Beating, Killing of Piglets by Teens Prompts Offer of Humane Education

PETA Stresses Need to Teach Anti-Bullying Lessons and Empathy in the Classroom

For Immediate Release:
October 11, 2017

Megan Wiltsie 202-483-7382

Benton, Ill.

After news broke that a group of teenagers allegedly stole 30 newborn piglets from the Logan Sow Center and then reportedly threw one piglet off an overpass and kicked and beat the others with a rake until they died, TeachKind—PETA’s humane education division—sent a letter this morning calling on schools in the area to implement lessons in compassion.

TeachKind—whose motto reads, in part, that “animals are not ours to abuse in any way”—has asked the superintendents of the Benton School District to ensure that students know to report cruelty to animals when they see it and to always take action when an animal is injured or in distress. The group has also offered Benton’s high school and middle school free “Bullies Are Just Cowards: Report Abuse When You See It!” posters and sent the elementary school its Share the World curriculum kits, which are appropriate for even the youngest learners and help schools comply with Illinois’ character-education mandate. The kit supports teaching children to be considerate and compassionate and to do the right thing, even when others don’t.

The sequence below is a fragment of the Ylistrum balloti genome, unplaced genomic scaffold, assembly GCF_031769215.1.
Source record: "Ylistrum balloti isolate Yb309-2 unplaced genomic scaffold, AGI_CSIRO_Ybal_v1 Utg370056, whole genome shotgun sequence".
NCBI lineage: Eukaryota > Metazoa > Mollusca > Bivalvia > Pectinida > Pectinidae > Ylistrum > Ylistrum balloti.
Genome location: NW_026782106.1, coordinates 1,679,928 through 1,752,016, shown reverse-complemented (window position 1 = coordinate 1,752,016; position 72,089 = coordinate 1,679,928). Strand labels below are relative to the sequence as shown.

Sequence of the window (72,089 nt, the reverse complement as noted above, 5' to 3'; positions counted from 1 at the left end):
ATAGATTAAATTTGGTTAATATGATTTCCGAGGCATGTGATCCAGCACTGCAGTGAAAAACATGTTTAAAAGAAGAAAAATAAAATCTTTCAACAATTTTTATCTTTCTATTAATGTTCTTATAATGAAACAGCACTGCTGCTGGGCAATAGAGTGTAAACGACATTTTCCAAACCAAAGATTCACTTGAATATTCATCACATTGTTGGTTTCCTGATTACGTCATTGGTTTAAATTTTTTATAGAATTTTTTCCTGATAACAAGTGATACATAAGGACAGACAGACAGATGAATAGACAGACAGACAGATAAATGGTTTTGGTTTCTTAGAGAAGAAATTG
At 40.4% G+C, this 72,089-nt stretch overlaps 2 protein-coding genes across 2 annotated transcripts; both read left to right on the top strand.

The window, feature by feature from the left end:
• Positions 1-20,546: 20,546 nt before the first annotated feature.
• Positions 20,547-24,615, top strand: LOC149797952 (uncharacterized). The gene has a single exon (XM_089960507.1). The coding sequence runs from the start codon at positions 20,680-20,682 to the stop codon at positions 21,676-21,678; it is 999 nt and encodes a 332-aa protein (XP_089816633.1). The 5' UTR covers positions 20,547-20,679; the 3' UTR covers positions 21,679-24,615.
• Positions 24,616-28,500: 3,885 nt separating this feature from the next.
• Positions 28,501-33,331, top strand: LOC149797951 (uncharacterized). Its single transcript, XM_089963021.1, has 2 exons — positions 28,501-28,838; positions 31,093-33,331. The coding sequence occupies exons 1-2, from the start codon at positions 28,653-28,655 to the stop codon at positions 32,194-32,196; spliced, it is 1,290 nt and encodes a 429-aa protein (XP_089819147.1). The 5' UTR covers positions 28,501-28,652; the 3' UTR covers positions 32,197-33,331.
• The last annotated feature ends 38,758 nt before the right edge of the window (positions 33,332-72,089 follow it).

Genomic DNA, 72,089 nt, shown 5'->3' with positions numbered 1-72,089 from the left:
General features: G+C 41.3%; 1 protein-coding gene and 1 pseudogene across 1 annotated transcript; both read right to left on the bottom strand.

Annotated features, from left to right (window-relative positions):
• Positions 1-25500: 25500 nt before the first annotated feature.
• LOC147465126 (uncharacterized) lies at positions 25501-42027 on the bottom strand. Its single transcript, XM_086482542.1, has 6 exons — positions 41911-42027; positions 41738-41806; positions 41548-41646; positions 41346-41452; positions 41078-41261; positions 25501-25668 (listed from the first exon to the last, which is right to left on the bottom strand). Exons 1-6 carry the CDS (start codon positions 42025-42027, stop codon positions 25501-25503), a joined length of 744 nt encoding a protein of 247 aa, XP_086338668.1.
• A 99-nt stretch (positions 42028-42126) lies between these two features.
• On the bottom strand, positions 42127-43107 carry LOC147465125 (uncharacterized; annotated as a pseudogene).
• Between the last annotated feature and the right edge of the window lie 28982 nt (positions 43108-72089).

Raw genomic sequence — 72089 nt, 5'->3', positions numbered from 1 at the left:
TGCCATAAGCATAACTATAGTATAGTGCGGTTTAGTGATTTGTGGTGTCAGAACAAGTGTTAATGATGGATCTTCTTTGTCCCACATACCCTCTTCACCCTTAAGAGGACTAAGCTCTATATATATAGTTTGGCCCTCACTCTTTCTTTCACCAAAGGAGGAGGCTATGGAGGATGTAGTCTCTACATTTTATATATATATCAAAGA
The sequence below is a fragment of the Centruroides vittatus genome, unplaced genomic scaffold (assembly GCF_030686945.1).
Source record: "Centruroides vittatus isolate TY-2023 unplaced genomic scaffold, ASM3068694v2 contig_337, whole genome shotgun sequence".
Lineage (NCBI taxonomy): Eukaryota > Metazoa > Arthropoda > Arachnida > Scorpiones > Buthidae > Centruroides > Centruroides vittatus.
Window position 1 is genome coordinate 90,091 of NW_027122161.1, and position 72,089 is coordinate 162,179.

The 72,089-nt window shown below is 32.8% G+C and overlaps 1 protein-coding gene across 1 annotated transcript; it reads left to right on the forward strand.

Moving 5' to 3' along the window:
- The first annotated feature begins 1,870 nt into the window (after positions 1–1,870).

“In light of this alleged act of violence and the bullying epidemic in schools today, it’s crucial that educators teach students that it’s not acceptable to hurt animals, let alone to toss a baby pig off an overpass and beat others to death,” says PETA Senior Director of Youth Outreach and Campaigns Marta Holmberg. “TeachKind is urging Benton schools to implement humane education and encourage students to report any abuse to animals that they witness.”

TeachKind notes that individuals who demonstrate a blatant disregard for life by hurting animals rarely stop there. According to leading mental-health professionals and law-enforcement agencies, perpetrators of violent acts against animals are often repeat offenders who pose a serious threat to the community at large. TeachKind’s staff is available to send materials to schools, suggest lesson plans, and even host classroom presentations for students via Skype—all free of charge.

The group’s letter is available upon request. For more information, please visit

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